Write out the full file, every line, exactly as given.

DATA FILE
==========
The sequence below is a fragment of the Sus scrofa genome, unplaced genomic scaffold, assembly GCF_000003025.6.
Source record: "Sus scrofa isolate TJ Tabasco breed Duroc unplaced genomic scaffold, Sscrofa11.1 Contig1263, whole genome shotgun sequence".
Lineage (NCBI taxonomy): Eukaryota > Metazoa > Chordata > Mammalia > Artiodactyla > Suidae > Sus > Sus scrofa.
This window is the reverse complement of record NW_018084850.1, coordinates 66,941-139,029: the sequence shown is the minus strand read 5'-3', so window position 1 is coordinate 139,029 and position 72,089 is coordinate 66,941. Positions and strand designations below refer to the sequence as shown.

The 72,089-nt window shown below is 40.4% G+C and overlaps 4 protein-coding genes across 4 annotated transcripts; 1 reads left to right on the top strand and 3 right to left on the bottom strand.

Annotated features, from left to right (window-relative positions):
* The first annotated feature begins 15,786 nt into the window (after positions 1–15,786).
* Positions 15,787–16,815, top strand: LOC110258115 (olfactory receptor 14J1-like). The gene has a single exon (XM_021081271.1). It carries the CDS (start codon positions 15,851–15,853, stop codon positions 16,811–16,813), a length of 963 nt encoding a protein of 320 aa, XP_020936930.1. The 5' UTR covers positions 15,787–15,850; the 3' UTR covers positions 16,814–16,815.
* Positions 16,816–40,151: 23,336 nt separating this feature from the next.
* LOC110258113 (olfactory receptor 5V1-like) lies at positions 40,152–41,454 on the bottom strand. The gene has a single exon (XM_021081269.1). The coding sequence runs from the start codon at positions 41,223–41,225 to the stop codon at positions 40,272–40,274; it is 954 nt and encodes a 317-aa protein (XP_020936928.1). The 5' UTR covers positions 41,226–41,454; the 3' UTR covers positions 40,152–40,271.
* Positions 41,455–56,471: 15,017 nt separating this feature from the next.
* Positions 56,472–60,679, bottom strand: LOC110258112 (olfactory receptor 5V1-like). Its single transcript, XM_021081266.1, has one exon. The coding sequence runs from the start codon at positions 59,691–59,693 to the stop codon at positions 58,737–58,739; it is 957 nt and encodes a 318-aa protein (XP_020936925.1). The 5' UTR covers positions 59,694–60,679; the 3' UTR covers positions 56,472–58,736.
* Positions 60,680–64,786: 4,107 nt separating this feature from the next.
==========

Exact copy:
The sequence below is a fragment of the Sus scrofa genome, unplaced genomic scaffold, assembly GCF_000003025.6.
Source record: "Sus scrofa isolate TJ Tabasco breed Duroc unplaced genomic scaffold, Sscrofa11.1 Contig1263, whole genome shotgun sequence".
Lineage (NCBI taxonomy): Eukaryota > Metazoa > Chordata > Mammalia > Artiodactyla > Suidae > Sus > Sus scrofa.
This window is the reverse complement of record NW_018084850.1, coordinates 66,941-139,029: the sequence shown is the minus strand read 5'-3', so window position 1 is coordinate 139,029 and position 72,089 is coordinate 66,941. Positions and strand designations below refer to the sequence as shown.

The 72,089-nt window shown below is 40.4% G+C and overlaps 4 protein-coding genes across 4 annotated transcripts; 1 reads left to right on the top strand and 3 right to left on the bottom strand.

Annotated features, from left to right (window-relative positions):
* The first annotated feature begins 15,786 nt into the window (after positions 1–15,786).
* Positions 15,787–16,815, top strand: LOC110258115 (olfactory receptor 14J1-like). The gene has a single exon (XM_021081271.1). It carries the CDS (start codon positions 15,851–15,853, stop codon positions 16,811–16,813), a length of 963 nt encoding a protein of 320 aa, XP_020936930.1. The 5' UTR covers positions 15,787–15,850; the 3' UTR covers positions 16,814–16,815.
* Positions 16,816–40,151: 23,336 nt separating this feature from the next.
* LOC110258113 (olfactory receptor 5V1-like) lies at positions 40,152–41,454 on the bottom strand. The gene has a single exon (XM_021081269.1). The coding sequence runs from the start codon at positions 41,223–41,225 to the stop codon at positions 40,272–40,274; it is 954 nt and encodes a 317-aa protein (XP_020936928.1). The 5' UTR covers positions 41,226–41,454; the 3' UTR covers positions 40,152–40,271.
* Positions 41,455–56,471: 15,017 nt separating this feature from the next.
* Positions 56,472–60,679, bottom strand: LOC110258112 (olfactory receptor 5V1-like). Its single transcript, XM_021081266.1, has one exon. The coding sequence runs from the start codon at positions 59,691–59,693 to the stop codon at positions 58,737–58,739; it is 957 nt and encodes a 318-aa protein (XP_020936925.1). The 5' UTR covers positions 59,694–60,679; the 3' UTR covers positions 56,472–58,736.
* Positions 60,680–64,786: 4,107 nt separating this feature from the next.